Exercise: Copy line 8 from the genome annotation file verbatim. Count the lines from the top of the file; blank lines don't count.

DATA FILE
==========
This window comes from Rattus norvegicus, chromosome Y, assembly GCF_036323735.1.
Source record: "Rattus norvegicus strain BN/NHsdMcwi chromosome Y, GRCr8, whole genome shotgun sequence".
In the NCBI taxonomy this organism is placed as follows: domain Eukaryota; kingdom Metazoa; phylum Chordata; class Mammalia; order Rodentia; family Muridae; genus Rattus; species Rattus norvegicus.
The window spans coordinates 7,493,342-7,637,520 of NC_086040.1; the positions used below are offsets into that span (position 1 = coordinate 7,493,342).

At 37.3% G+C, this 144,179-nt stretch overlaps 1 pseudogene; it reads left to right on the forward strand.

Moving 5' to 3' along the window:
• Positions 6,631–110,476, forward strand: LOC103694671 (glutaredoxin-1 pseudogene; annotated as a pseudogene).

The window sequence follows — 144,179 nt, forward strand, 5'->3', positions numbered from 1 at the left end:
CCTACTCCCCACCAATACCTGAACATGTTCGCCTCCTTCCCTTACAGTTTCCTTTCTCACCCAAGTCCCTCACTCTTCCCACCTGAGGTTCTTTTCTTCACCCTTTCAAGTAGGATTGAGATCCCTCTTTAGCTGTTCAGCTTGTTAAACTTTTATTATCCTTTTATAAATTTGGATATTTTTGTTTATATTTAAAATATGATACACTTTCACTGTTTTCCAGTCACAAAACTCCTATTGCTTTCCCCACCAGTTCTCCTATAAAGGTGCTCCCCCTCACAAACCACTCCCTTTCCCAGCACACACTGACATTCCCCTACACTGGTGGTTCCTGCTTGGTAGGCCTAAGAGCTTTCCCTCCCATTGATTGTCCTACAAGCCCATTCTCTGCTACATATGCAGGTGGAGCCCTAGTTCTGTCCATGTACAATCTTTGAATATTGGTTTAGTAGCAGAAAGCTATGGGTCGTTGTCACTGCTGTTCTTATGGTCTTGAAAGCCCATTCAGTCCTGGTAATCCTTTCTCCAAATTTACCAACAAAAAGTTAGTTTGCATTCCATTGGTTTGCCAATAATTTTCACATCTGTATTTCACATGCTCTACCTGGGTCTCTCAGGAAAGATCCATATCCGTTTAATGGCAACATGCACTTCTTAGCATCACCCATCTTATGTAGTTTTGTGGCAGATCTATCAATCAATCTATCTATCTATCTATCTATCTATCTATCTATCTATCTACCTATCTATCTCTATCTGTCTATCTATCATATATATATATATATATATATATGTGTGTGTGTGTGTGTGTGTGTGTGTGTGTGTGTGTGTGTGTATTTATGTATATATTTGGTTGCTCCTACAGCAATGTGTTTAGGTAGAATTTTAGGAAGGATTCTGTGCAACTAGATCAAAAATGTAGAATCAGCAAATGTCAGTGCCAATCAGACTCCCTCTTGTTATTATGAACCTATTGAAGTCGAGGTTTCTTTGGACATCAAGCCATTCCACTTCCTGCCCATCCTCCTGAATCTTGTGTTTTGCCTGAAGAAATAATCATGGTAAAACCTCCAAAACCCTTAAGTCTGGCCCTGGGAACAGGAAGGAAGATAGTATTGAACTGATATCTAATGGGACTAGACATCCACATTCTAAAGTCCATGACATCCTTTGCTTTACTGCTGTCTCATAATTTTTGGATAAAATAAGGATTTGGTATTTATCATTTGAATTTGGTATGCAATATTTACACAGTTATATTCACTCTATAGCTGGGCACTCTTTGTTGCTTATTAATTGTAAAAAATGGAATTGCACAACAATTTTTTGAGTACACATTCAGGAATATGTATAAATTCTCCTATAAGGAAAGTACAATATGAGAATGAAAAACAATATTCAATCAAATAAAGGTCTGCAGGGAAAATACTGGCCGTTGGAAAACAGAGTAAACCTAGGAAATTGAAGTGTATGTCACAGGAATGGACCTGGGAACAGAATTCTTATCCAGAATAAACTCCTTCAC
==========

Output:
The window sequence follows — 144,179 nt, forward strand, 5'->3', positions numbered from 1 at the left end: